In Nightmare in Dreamland and The Amazing Mirror, the game actually gives you the acronym "Light Amplification by Stimulated Emission of Radiation", in addition to telling you "And it ricochets off hills, too!"
Even Castlevania is not free from this trope, despite all but two of the games taking place pre-scifi. Orlox and the Nova Skeletons in Symphony of the Night, Joachim in Lament of Innocence (and how!), those wall-eyeball things in Bloodlines — even Dracula gets in on it in Castlevania III (with more Beam Spam for your buck in the American version than the Japanese... Nintendo Hard indeed) and Curse of Darkness, and that's all before Soma gets his hands on the beam gun-type weapon in Aria of Sorrow. Wheeee!
Soma also gets Gergoth's Soul in Dawn of Sorrow, which allows him to fire a laserbeam as long as he has MP. It's Awesome but Impractical and surprisingly weak. The aforementioned Nova Skeletons re-appear in Order of Ecclesia, where Shanoa can absorb their Glyph "Nitesco." It is a borderline Game Breaker, and easily the best attacking glyph in the game due to it's good range and multi-hit capacity. And then Death does vertical laser beams in Aria of Sorrow too. There's a fair few examples.
Star Wars Battlefront, being a Star Wars game, has the slower-than-light "blaster bolts" we've come to expect. However, it at the same time subverts this trope: sniper rifles and some vehicle-mounted weapons utilize a beam that travels at the speed of light. In the case of the vehicles' beam cannons, it can even be swept across an enemy front For Massive Damage.
The Fallout games feature laser weaponry in the mid- to late game areas. In the first two games, they're not terribly effective since even plain metal armour reduces laser damage by 75%. On the other hand, the laser weapons family does include a Gatling Laser.
The Fallout games do partially avert this trope, although in a very subtle way involving the recoil: Although you can physically see them recoil back when shot, the energy weapons skill is based on your perception score, implying the recoil is so negligible that you only need to see your target to hit them. Contrast this with the small weapons skill using agility (your natural reflexes allowing you to better deal with the recoil) or heavy weapons using endurance (the recoil being so massive, you have to worry more about passing out from the shock).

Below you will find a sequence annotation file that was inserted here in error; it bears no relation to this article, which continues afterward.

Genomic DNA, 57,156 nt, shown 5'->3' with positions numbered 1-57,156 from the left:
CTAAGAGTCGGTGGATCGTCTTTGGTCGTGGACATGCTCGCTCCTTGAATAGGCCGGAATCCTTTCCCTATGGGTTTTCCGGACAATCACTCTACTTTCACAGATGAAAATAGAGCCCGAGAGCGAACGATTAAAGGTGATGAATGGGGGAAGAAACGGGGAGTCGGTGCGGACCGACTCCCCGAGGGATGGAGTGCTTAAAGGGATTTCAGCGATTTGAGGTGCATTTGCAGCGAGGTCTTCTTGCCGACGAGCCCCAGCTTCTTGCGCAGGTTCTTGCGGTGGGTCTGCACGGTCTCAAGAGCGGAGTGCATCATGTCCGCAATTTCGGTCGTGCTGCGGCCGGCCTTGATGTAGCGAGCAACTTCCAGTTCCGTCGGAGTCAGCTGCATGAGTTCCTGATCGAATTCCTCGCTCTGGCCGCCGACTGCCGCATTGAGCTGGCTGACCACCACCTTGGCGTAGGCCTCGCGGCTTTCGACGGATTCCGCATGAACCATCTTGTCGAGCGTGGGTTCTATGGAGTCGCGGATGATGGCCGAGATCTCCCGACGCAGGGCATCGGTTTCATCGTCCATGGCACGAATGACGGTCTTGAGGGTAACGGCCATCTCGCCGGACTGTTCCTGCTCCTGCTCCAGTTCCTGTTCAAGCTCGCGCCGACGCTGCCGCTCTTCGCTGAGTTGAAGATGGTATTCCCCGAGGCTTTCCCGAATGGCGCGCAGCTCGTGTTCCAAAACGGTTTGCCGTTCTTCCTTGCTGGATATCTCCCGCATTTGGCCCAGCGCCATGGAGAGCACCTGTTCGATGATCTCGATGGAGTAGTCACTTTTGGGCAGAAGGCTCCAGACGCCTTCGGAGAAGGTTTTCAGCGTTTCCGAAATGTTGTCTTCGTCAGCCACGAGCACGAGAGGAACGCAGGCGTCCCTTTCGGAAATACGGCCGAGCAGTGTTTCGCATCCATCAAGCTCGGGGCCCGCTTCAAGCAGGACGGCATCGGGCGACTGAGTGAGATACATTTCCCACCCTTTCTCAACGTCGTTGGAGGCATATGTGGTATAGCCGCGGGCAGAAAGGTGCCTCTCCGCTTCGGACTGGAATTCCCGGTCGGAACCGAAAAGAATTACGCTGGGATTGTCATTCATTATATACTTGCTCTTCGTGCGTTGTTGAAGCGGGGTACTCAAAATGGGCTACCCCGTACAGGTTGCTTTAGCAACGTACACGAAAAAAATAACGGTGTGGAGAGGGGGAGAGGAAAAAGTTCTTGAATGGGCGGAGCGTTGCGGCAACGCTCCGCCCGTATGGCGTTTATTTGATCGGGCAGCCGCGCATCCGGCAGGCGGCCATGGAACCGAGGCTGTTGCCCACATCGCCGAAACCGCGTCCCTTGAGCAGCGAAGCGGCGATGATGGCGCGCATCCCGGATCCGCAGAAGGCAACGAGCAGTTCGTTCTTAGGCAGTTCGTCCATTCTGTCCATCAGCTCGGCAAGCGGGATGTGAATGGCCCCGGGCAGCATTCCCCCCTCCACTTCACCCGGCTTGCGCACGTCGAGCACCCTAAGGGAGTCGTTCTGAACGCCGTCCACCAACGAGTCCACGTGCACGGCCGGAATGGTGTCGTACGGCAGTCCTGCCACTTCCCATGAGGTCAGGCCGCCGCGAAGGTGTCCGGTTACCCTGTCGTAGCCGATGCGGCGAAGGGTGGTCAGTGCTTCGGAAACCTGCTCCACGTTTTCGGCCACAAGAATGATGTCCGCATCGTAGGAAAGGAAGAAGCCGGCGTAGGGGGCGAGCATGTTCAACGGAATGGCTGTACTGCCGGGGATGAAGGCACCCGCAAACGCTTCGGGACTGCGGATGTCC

It is less subtle in Fallout 2, the weapon is described as slicing people apart in dialog. The critical death animation from lasers in both games is someone being cut into pieces by a beam. And in the turn based context it doesn't really matter that it's presented as a moving sprite. Actually the engine might simply not support beam weaponry.
The third game goes further with the aversion, in having its laser weapons be true hitscan beams, while the two previous titles had them fire the more "traditional" slow-moving bolt of energy. Fallout: New Vegas also continues use of the proper beam lasers.
Most robots from the Future era in Chrono Trigger have energy weapons as part of their arsenal (Robo and his "Laser Spin" technique included).
Oddly, laser attacks in Chrono Trigger (at least the American port) deal dark-type damage; made all the more egregious by the fact that light-type attacks exist in the game too. Chalk it up to how the elements are interpreted here: Light is considered a combination of Holy and Lightning, neither of which lasers qualify for; while Shadow includes something akin to corruption - in Robo's case, technology being a lesser imitation of magic.
In the Final Fantasy series, Mecha-type enemies throughout the series often come armed with lasers, masers, and similar beam-emitting weapons such as Atomic Ray and Heat Ray.
One boss in Final Fantasy XIII, Barthandelus, likes to spam his laser beams, particularly during your second fight with him. Yaag Rosch does it too when you fight him in his Proudclad mecha.
Cloud of Darkness in Dissidia: Final Fantasy constantly fires off laser beams and energy blasts of various types for her attacks, but they're called "Particle Beams", not lasers. In the same game Golbez both averts the trope and plays it straight — Gravity System, Float System and Sector Ray fire out continuous lasers that appear instantly, but Attack System fires out a barrage of small laser projectiles.
FEAR 2 has a laser gun that averts this trope. It is a constant beam with no recoil that hits instantly. Especially annoying since the enemies can still hit you even in Bullet Time.